Interactive map showing total CO2 emissions for the period 1990-2012 expressed in million metric tons (Mtco2e). Click  countries of interest to discover total carbon output. Source: World Resources Institute  Historical Greenhouse Gas Emissions Map.

Road to Paris 2015: What is the Green Climate Fund?

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Having arrived at the 3rd post in my Road to Paris 2015 Series, I thought I would clarify what I am setting out to do with these posts. If you have been following along, you will know that  Road to Paris 2015 is about the United Nations climate change negotiations–in particular, about the important summit to be held at the end of this year in Paris, France.

So this is  not a travel series–or is it?  In a sense I am writing as a travel blogger.  I am a climate change tourist–an explorer.  I will become more informed and share  tidbits that I gather, with you, my readers.  

Welcome to my excursion through the sometimes confusing terrain of climate change international negotiations–a landscape littered with acronyms, numbers, science, international law, and politics.

Getting Oriented–Why is the Paris Climate Summit Important?

  We (the world) are at a turning point.  Climate scientists have told us that average world temperatures must not increase more than 2 degrees C above pre-industrial averages if we want to avoid catastrophic environmental changes. They have estimated a “Carbon Budget“:–the amount of greenhouse gases that can be emitted into the atmosphere before the 2 degree  ceiling is reached.  Based on current emission trends, our world Carbon Budget will be used up prior to 2050.  At the UN Paris Climate Summit, world leaders hope to arrive at a binding agreement that will set out major  greenhouse gas emission reduction targets to take effect after 2020.  Industrialized countries are being encouraged  to  make drastic cuts, aiming for zero emissions by 2050.

Green Climate Fund is Key to Successful Negotiationsimage

A key issue in climate negotiations is responsibility.  Who is responsible for climate change and who will bear the cost?  To date, the richest, industrialized nations have released the most greenhouse gases through activities such as large scale land clearing and burning fossil fuels for industry,  transportation, electricity,  and heating. Ironically, some of the worst impacts of climate change are  being experienced by less wealthy, developing nations–impacts such as major storms, drought, and rising sea levels.  Adaptation and survival costs are being faced worldwide and a major question is: ‘ Who will pay?’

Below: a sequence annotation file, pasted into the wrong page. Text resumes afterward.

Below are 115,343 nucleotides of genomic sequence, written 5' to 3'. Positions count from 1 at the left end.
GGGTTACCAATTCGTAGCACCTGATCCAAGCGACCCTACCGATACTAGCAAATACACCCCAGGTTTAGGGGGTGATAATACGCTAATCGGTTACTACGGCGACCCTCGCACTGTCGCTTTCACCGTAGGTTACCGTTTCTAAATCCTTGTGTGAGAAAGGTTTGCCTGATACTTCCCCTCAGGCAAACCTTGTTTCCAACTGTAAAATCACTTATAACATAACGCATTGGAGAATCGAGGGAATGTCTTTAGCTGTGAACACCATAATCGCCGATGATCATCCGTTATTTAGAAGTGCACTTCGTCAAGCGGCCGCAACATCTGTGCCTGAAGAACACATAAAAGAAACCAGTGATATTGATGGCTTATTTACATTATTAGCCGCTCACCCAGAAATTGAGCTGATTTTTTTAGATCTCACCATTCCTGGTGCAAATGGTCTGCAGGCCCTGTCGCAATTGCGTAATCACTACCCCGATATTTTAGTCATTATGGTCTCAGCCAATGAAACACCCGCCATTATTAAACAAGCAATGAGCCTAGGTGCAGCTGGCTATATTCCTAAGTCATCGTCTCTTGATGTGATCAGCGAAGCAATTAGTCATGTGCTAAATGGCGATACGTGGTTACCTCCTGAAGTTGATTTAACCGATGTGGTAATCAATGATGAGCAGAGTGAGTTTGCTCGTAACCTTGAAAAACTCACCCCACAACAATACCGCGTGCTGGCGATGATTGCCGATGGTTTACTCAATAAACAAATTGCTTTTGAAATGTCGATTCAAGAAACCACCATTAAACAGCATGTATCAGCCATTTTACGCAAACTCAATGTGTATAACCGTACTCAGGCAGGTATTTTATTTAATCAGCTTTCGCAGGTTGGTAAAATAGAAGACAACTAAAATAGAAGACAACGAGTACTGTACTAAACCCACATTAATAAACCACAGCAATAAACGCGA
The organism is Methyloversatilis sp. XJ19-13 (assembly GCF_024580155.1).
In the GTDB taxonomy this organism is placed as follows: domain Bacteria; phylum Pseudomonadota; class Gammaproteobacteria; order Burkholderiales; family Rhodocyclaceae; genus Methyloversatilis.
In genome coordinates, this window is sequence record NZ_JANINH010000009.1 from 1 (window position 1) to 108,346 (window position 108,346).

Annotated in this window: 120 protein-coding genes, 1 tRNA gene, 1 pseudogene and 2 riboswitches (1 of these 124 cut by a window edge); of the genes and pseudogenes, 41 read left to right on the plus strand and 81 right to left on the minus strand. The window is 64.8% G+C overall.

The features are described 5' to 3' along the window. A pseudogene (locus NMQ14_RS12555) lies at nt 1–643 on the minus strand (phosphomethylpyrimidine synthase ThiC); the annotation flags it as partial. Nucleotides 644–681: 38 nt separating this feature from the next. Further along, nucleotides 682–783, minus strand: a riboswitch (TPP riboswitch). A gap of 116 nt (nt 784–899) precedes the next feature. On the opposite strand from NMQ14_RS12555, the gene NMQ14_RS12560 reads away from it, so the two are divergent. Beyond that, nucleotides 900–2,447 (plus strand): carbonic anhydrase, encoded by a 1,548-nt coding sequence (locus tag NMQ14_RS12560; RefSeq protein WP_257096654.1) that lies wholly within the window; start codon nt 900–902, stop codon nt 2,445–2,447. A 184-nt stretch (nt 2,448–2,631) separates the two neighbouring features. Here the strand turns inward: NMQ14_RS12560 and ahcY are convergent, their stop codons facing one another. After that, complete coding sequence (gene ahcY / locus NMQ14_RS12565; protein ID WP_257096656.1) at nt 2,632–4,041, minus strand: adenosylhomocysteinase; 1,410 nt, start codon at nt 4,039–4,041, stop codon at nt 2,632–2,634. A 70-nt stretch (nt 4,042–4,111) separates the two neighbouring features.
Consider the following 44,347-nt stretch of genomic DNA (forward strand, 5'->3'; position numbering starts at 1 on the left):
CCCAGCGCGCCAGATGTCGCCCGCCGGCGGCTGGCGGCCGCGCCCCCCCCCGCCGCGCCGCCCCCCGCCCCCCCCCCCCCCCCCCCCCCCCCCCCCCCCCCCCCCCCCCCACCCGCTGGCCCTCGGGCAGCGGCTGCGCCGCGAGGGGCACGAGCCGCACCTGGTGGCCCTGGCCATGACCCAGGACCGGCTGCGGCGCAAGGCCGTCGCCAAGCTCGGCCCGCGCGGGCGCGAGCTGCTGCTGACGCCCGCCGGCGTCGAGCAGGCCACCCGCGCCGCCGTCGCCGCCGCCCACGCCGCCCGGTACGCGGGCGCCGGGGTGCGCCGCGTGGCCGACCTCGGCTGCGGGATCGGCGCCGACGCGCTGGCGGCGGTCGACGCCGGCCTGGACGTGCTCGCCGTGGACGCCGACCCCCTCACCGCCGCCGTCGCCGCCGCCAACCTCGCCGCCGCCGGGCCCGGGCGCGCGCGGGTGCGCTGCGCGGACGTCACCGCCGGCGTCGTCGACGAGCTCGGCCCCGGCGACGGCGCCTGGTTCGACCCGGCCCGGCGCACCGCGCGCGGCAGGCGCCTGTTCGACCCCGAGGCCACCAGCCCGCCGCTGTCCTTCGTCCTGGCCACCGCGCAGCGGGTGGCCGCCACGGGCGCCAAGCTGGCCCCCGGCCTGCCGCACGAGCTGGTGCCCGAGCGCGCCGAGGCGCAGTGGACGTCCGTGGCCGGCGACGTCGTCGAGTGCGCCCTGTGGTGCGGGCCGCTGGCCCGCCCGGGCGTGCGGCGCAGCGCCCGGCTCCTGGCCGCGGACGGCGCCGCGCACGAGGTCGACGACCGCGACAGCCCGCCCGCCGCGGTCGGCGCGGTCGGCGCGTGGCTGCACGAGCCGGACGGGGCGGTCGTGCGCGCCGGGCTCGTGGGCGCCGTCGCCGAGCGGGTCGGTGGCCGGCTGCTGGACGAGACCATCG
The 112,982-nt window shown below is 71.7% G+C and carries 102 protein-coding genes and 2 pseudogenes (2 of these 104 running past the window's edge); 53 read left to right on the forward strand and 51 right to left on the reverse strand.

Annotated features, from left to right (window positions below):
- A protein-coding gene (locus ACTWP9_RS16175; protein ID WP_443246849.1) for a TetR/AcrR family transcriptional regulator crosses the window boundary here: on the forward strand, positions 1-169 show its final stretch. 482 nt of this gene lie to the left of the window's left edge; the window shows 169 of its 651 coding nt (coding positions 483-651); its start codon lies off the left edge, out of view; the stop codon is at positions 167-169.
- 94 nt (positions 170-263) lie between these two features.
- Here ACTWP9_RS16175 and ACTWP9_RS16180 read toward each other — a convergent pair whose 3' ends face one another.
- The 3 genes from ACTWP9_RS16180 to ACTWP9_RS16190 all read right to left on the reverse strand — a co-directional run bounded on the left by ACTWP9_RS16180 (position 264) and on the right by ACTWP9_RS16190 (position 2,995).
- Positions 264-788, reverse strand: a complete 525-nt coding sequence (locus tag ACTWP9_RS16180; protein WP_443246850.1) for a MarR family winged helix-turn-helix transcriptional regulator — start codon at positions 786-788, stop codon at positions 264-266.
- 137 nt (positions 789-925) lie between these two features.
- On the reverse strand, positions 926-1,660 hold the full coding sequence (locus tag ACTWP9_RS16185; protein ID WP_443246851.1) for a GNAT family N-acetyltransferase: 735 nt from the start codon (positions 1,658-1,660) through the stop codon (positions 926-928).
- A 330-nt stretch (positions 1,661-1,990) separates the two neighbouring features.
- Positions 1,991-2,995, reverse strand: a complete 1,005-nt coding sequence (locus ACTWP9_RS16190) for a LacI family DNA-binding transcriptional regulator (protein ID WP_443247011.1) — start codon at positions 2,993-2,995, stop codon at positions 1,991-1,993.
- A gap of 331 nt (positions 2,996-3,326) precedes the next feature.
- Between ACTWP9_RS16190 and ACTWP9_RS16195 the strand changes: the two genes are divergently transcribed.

Also on the table is how  developing  countries will be able to afford the cost of new technologies that will allow them to  grow  in  clean, sustainable ways.

The Green Climate Fund was established in 2010 in response to these financial challenges, by the countries who signed the 1992 treaty to address climate change (the UNFCCC–UN Framework Convention on Climate Change). Representatives of these countries  meet almost yearly  at Conferences of the Parties called “COPs”. The Paris Summit will be the 21st COP:  COP21.

The purpose of the Green Climate Fund is to support developing countries in:

  • limiting or reducing greenhouse gas emissions, and
  • adapting to the adverse effects of climate change.

imageFund headquarters  opened in Korea in December 2013 and  the Fund started soliciting financial pledges in the summer of 2014.

There are two steps for getting  funds in place.  First, nations make a pledge and then, they sign an agreement to make it official.  As of July 23, 2015, thirty-five governments  made pledges for a total of USD$10.2 billion— but  only USD$5.8 billion has been committed to in signed agreements.  The gap between pledging and signing is the gap between the intent of political leadership and the political hurdles that precede signing a deal.  For example, the United States pledged $3 billion over 4 years, but signing has yet to be approved by Congress.

The Green Climate Fund Pledge Status Report lists the 35 pledging nations, the amounts pledged, amounts signed for, and the per capita amount of each nation’s pledge.  It might be interesting to check this status report to see what your country has pledged and signed for.